5 Popular SEL Classroom Activities
While academic learning is certainly important, educators are increasingly understanding the importance of integrating Social and Emotional Learning (SEL) into the curriculum. Students who engage in SEL activities have been found to improve in their self-awareness, self-confidence, and interpersonal relationships. Students in SEL programs also saw a significant improvement in grades and attendance. Thus, it is no surprise that educators are striving to integrate SEL activities into their curriculum. With that in mind, here are five excellent SEL activities for the classroom.
1. Name the Emotion
This is a very easy and effective way to help students connect with their emotions. At the beginning of class, simply have each student call out the emotion that they are currently feeling. This helps you and other students know which feelings others are bringing to class and can help them better interact with peers based on these emotions. You can expand on this by having students spend a minute or two in quiet reflection about how their emotions will affect their participation in class.
This is particularly an effective exercise to use at earlier ages as it can help students learn to become more attuned to their emotions. It is easily incorporated into different lessons and does not take a large amount of time. It is important that you have worked to create a safe space in the classroom before implementing this activity.
2. Guided Journaling
The act of journaling can be very therapeutic, and guided journaling can be a great SEL activity that can be easily customized to fit into virtually any classroom. Consider utilizing a daily or weekly journaling prompt to help students reflect upon their social-emotional skills. You could ask students questions like, “When was the last time you felt angry and how did you respond?” or “Write about a time that you felt stressed and what you did to help yourself feel more calm.”
The prompts used can be made age appropriate, meaning that this is an SEL activity that can be used with any age group. Additionally, journaling helps improve writing skills through practice, meaning that guided journaling can serve to help students develop in many different ways.
3. SMART Goals
Teaching student about goal setting gives them a skill that can be used throughout life. Additionally, it helps meet the SEL skill of self-management. SMART goals are a particularly effective method of goal setting that can be understood by all age groups. This acronym stands for the ideal components of a goal: specific, measurable, attainable, relevant, and time-bound.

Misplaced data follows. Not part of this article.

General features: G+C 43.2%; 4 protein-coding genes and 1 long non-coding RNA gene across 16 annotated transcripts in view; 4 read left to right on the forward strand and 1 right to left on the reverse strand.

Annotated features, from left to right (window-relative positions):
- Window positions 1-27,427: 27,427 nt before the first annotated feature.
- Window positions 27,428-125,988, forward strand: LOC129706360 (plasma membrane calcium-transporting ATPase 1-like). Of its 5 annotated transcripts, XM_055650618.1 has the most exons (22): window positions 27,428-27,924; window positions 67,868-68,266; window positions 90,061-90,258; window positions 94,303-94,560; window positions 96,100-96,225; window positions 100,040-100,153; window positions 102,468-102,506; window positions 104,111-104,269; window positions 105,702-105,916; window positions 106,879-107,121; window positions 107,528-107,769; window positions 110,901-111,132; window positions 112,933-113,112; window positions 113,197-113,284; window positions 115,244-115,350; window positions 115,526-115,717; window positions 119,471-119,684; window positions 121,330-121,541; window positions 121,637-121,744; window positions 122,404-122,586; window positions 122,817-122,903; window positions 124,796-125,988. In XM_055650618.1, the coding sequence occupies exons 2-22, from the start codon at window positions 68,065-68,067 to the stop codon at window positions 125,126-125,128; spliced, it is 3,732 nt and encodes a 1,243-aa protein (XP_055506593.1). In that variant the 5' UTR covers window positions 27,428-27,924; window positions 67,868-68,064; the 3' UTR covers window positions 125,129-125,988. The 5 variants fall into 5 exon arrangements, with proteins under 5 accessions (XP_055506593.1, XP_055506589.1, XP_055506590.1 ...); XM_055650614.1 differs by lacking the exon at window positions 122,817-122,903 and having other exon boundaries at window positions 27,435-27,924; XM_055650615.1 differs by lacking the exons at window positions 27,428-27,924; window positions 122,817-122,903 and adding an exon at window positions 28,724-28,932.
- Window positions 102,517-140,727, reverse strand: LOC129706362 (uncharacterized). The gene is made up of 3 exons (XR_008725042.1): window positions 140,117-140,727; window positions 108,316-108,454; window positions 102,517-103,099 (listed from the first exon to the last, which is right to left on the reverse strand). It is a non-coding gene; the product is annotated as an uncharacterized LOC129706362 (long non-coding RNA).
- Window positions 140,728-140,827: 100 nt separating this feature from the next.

Build a habit of effective goal setting by having students set a specific goal for each major unit that is taught. Or expand the concept to their lives by having them write a few short-term and long-term goals. Be sure to review student goals to ensure that they understand the SMART concepts and provide feedback to help students grasp how to do this effectively.
Have you ever been a bit frustrated at the lack of ability of adults to engage in productive debate about disagreements? Consider teaching this to your class by facilitating debates about different topics. Here, you can help students practice important skills such as listening, articulating their points, and supporting an argument. You can also teach important concepts such as following the evidence and changing opinions when someone has a good argument.
Helping model debate can help your students to become more inquisitive but will also teach many SEL skills such as self-management, relationship building, and decision-making. Incorporating periodic debates related to classroom topics is an excellent way to help your students engage in a fun SEL classroom activity.
5. Mindfulness Exercises
An excellent SEL classroom activity is to help students learn to practice mindfulness. This concept relates to learning to focus on the present moment and can be particularly useful in helping de-stress and focus. Mindfulness can be taught in many different ways including guided meditation or simply breathing exercises.
This activity teaches SEL skills such as self-management, recognizing emotions, and learning to calm down. It can be particularly effective when used prior to a major test. However, mindfulness does not always have to deal with combating negative emotions. It can also be used to help students embrace happiness or positivity during a good day. It simply helps students learn to be in the moment.
With many benefits of SEL activities in the classroom, it makes sense to work to incorporate them into the curriculum as they help students begin to master a number of important life skills. For those wanting to better help their students navigate life and build skills, Shamrck can be a valuable resource to help students set educational goals and work to advance skills.
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